The Anatomy of a Dollar Bill
By Joseph Kenny
Greenbacks. Moolah. Dough. Benjamins. All nicknames for the one thing we’re all in an endless quest to get more of—cash money. It’s as much a part of our everyday lives as is sleep, food, even breathing. But have you ever really stopped to take a look at these little green monsters that seem to run our lives?
If you really take a closer look at our notes of legal tender, there’s really quite a bit going on. So the next time you’re not busy spending one—or if you have absolutely nothing else to do—grab a dollar bill from your wallet and take a good long look at it. After you read this article, you’ll finally know what all those symbols and strange words mean.
First things first, feel the money in your hands. Doesn’t really feel like paper, does it? That’s because it isn’t. Paper money isn’t really paper at all. It’s actually a linen and cotton blend—a cloth! That’s why it doesn’t fall apart when it goes through the washing machine. In fact, there are even tiny red and blue silk fibers running through each bill.
Now, take a good look at the overall design. The dollar bill we use today first was first put into circulation in 1957. The ink used for printing is made of a secret blend—one of many built-in security features used to prevent counterfeiting.
Take a look at the front first, to the right of the portrait you’ll notice a green stamp—the seal of the U.S. Treasury. It includes scales representing a balanced budget, a carpenter’s square signifying an exact cut, and a key to the Treasury itself. On the front, you’ll also notice green serial numbers, the signatures of the U.S. treasurer and secretary of the treasury at the time the bill was printed, and the seal of the mint where the bill was printed.
Now, turn the bill over. You’ll notice a circle on either side. Together, they represent the Great Seal of the United States, created by Benjamin Franklin and a group of our country’s founders in 1782. Go to the left circle first and look at the pyramid. The face is lighted while the western side remains dark. The darkness signifies the Western U.S., which had yet to be explored. The unfinished pyramid represents the untapped potential of the country, while the all-seeing eye hovering above is symbolic of a divine being overseeing mankind. In this circle, you’ll find two Latin phrases, “ANNUIT COEPTIS” (God has favored our undertaking), and “NOVUS ORDO SECLORUM” (A new order has begun).The Roman Numerals at the base of the pyramid translate to 1776.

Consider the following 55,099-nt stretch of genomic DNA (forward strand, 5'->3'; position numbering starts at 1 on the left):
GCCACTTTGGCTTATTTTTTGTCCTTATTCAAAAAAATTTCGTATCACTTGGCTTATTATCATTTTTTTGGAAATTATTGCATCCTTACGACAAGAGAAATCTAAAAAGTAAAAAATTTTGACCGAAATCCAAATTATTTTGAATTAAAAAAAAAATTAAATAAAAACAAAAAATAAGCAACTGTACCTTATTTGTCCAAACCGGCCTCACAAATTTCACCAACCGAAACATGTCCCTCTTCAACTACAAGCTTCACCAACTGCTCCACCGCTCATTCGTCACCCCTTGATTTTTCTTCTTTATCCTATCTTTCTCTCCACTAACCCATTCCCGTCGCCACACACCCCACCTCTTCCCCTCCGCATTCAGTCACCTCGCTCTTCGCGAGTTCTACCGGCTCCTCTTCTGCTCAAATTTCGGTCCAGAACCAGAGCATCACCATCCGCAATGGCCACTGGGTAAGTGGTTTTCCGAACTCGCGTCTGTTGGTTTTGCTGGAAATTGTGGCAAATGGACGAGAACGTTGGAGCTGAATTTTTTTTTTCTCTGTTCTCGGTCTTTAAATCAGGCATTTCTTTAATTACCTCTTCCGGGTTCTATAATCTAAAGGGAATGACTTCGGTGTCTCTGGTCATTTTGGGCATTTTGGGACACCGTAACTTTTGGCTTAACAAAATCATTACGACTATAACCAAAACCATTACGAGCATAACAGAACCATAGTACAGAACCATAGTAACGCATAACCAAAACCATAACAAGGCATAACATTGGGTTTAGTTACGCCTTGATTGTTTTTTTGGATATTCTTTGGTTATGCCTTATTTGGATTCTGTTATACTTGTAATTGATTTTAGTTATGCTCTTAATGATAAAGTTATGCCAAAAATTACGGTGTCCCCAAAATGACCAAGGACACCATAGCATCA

The circle on the right might look more familiar to you. That’s because it’s prevalent on many national monuments, cemeteries, and—though slightly tailored—is also the Seal of the President of the United States. The centerpiece of the Seal is the Bald Eagle. It was selected as the official symbol of the U.S. for a couple of reasons: Though not afraid to weather a storm if he must, the eagle first looks to fly above it. Also, though it may appear so, the eagle wears no actual crown—symbolic in the country’s break from the King of England. Additionally, the eagle’s shield requires no support; it now can stand by itself.
Other details of note: the white bar on the top of the shield represents the unifying power of congress, the term “E PLURIBUS UNIM” means “one nation from many people”, and the 13 stars signify the 13 original colonies. The eagle holds an olive branch in one set of talons arrows in the other. His gaze, though fixed at the peace-representing olive branch, won’t hesitate to turn to the sling of arrows if need be.
So there you have it; all you ever wanted to know about the design ideas behind our beloved U.S. currency. Use it to enlighten guests at your next dinner party, or inform the guy at the coffee shop as you hand him a five dollar bill for that latte.
Joe Kenny writes for the Personal Loans Store,
allowing visitors to compare loans in the UK

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